Technically speaking, financial advisers promote the use of offset accounts for tax purposes. They allow you to save money on interest on a loan without physically paying the funds into the loan itself. If you are claiming a tax deduction on the interest, then most accountants will advise you not to deposit your own funds in and draw them out unless they are used for tax deductible purposes. The offset account gives you the freedom to “park” your own funds and save in interest whilst keeping the loan itself free of “personal” transactions.
For other people with owner occupied home loans, it is convenience that is the benefit. An offset account can be a powerful tool to reduce the amount of interest you pay and keep it separate from your home loan. The savings in interest are the same whether you use an offset or whether you pay the funds into the loan itself. Having it in a separate account can provide convenience and flexibility especially when it allows transactions and no minimums on transfers. Your cash can be saving you interest right up to the time it is needed.
So, should you have an offset account? One of the great things about an offset account is that it can be beneficial no matter if you are a saver or spender. For a spender, you can have your salary paid directly into your offset account as the money will have an immediate impact on the amount of interest you pay as the interest is calculated daily.
If you are a saver, you may find that an offset account is more beneficial than a savings account as you may earn less interest on a savings account than what you would save on your home loan. You also won’t be paying tax on the interest that you earn either; instead it is equity that is building up.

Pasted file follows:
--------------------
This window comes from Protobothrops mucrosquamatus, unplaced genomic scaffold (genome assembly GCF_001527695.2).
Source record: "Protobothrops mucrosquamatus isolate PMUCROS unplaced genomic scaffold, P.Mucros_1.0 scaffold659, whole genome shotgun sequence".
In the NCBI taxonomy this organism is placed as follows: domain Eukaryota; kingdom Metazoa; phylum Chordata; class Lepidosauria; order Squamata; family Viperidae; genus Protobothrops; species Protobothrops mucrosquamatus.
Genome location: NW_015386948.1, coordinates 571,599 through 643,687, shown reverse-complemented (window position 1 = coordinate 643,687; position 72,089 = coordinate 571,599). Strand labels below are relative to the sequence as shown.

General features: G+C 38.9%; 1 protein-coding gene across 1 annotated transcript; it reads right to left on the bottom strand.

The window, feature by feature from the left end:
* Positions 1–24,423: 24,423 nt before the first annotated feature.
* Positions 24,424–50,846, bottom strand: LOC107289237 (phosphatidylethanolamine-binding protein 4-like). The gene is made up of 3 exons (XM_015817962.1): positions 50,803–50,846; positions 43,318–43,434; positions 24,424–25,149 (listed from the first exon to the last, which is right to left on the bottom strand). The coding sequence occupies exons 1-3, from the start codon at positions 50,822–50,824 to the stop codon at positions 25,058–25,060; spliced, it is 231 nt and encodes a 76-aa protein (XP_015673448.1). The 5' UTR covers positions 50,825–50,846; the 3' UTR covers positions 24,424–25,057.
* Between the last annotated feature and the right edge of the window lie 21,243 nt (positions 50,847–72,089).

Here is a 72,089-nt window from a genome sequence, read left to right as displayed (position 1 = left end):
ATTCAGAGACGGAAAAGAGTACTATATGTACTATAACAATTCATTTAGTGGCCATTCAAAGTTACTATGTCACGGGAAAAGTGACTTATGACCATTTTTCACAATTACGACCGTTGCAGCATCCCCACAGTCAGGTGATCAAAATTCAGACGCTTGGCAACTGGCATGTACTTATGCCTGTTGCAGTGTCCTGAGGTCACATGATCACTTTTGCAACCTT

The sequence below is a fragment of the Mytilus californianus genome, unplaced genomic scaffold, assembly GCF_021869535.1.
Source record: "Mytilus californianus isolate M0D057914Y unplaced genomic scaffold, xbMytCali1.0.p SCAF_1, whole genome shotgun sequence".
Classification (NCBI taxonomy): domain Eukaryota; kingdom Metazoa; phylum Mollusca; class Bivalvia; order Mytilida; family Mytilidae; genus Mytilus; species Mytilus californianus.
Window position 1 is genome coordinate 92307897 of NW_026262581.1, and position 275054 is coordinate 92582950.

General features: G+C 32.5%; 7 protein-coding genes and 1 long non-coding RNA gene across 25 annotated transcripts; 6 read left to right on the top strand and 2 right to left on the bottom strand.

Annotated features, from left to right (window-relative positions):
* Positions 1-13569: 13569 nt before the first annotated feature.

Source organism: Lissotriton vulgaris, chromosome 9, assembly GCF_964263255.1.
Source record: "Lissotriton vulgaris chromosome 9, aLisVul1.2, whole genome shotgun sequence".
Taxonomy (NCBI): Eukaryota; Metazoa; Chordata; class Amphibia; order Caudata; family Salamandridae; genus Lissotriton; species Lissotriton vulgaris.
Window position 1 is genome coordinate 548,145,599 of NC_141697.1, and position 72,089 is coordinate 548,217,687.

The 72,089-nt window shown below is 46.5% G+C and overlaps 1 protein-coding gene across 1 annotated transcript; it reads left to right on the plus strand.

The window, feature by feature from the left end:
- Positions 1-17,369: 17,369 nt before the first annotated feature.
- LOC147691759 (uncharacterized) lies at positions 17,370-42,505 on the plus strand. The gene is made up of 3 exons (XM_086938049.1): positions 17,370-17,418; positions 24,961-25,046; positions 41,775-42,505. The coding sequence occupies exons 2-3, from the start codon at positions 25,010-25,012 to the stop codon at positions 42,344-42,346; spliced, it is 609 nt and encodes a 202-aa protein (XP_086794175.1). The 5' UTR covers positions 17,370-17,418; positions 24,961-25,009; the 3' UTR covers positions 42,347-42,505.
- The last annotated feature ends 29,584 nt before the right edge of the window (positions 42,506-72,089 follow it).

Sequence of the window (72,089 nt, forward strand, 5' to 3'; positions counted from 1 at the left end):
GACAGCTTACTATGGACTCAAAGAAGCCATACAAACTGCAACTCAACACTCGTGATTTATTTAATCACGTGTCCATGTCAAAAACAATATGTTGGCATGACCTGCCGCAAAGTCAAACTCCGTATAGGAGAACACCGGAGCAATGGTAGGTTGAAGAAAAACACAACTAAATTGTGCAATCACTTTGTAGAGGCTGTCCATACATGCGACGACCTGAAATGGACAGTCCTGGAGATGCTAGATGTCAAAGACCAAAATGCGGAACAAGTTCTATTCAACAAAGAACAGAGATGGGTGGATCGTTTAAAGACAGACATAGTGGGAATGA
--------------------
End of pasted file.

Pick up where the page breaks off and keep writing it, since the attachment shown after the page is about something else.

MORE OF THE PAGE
When researching and comparing home loans, it’s worth looking at any possible fees or restrictions to moving money around that may be associated with the offset account. Some lenders may have minimum transaction amounts and withdrawal fees if you decide to redraw money from your offset account and these fees could end up costing you more than the interest you would save. Make sure you speak with lenders to understand how the offset account operates.
Before making any decisions, you will need to carefully research your options and speak with your financial adviser and lender, then weigh up their advice as to what will work for you.
Anouska Linz is Manager, Online Sales at State Custodians and has over 10 years’ experience in financial services, both in broking and banking. Holding a bachelors degree in accounting, Anouska quickly discovered a love for mortgage lending and assisting people to achieve their home ownership goals. She leads a team of highly experienced lending specialists who are passionate about finding lending solutions which result in real wins for the customer. She is also a massive netball fan.
For more information on our home loans, visit www.statecustodians.com.au or call 13 72 62.